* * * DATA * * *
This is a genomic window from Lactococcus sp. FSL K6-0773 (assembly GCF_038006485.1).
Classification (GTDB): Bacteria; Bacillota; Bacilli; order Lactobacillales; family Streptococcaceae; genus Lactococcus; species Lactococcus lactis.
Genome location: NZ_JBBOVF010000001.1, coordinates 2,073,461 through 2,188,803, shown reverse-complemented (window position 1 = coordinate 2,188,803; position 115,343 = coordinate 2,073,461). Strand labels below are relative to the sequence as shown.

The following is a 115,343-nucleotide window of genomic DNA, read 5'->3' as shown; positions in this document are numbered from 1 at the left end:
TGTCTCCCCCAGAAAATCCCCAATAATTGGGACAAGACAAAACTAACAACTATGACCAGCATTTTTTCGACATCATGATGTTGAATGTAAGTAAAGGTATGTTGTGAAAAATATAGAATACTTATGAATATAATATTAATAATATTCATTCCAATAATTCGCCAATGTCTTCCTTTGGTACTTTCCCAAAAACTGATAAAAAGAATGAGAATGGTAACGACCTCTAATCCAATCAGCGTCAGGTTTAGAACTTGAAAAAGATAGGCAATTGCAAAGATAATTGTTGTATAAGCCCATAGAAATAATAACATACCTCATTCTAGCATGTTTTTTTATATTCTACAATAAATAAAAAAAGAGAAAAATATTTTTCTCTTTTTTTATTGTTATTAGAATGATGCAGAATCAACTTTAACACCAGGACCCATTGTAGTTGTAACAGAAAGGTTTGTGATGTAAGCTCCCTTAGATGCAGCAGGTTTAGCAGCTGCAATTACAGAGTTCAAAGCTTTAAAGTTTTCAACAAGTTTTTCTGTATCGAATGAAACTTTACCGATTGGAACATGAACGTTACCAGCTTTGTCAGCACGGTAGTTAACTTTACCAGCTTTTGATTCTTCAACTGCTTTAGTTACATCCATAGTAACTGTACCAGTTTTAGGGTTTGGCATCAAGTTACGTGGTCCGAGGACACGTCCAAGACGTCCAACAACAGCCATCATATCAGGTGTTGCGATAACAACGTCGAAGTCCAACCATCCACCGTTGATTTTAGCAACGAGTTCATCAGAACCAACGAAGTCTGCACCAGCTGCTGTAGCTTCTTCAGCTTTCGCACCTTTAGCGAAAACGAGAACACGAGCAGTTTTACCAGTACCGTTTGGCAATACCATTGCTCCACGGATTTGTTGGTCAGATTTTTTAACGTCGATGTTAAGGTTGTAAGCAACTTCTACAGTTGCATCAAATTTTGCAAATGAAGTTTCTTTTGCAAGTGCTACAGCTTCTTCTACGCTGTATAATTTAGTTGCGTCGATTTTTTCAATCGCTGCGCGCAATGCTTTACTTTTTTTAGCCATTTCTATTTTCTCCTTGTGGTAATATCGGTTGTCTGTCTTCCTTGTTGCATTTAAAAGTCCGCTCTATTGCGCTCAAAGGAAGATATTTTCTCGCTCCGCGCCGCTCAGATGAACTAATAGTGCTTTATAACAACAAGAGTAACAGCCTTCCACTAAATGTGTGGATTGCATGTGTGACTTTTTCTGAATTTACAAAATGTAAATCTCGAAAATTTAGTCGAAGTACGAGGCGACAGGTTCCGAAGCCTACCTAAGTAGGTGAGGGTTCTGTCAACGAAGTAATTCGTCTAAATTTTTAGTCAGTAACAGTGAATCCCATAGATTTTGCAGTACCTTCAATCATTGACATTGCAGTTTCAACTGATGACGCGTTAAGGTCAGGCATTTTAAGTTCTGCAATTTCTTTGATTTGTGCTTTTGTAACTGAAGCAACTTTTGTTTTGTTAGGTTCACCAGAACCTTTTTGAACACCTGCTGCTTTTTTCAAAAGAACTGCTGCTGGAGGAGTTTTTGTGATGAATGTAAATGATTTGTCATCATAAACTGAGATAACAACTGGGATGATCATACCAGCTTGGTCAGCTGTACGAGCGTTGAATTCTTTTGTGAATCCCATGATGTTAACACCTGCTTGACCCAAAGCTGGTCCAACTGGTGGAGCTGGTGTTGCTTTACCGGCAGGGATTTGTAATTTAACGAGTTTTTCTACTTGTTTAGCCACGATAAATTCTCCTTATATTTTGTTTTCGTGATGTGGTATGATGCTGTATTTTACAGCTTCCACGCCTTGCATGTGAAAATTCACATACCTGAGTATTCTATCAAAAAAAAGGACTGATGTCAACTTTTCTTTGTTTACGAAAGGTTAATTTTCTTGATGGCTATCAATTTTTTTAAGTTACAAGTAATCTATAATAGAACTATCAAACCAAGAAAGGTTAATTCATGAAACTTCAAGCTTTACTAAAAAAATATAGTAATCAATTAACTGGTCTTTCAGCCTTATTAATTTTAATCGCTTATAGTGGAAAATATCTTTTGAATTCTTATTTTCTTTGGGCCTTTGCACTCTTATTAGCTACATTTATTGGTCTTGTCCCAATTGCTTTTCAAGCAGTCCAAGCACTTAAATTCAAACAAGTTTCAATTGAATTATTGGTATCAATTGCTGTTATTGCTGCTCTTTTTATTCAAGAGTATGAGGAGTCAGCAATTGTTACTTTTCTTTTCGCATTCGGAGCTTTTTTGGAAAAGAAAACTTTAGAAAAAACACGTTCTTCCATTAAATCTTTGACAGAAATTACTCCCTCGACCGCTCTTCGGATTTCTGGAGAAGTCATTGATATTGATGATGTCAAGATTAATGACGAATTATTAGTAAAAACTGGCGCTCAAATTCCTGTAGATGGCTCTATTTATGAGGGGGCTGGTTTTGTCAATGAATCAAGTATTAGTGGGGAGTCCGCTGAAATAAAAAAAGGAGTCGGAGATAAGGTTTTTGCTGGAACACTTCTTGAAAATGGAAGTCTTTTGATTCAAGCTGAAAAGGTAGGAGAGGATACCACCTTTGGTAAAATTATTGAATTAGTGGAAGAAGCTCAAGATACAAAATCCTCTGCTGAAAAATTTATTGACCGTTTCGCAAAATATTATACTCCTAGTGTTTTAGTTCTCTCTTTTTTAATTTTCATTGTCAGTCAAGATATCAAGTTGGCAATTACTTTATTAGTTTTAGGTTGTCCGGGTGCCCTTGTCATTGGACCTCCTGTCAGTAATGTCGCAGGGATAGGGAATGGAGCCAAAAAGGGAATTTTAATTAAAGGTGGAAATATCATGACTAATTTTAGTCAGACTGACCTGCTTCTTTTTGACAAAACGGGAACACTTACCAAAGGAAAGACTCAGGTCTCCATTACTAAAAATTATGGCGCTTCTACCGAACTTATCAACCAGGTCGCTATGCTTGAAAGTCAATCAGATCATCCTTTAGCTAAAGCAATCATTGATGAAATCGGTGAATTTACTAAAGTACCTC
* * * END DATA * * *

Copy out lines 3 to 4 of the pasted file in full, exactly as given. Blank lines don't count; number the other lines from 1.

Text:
Genome location: NZ_JBBOVF010000001.1, coordinates 2,073,461 through 2,188,803, shown reverse-complemented (window position 1 = coordinate 2,188,803; position 115,343 = coordinate 2,073,461). Strand labels below are relative to the sequence as shown.

The following is a 115,343-nucleotide window of genomic DNA, read 5'->3' as shown; positions in this document are numbered from 1 at the left end: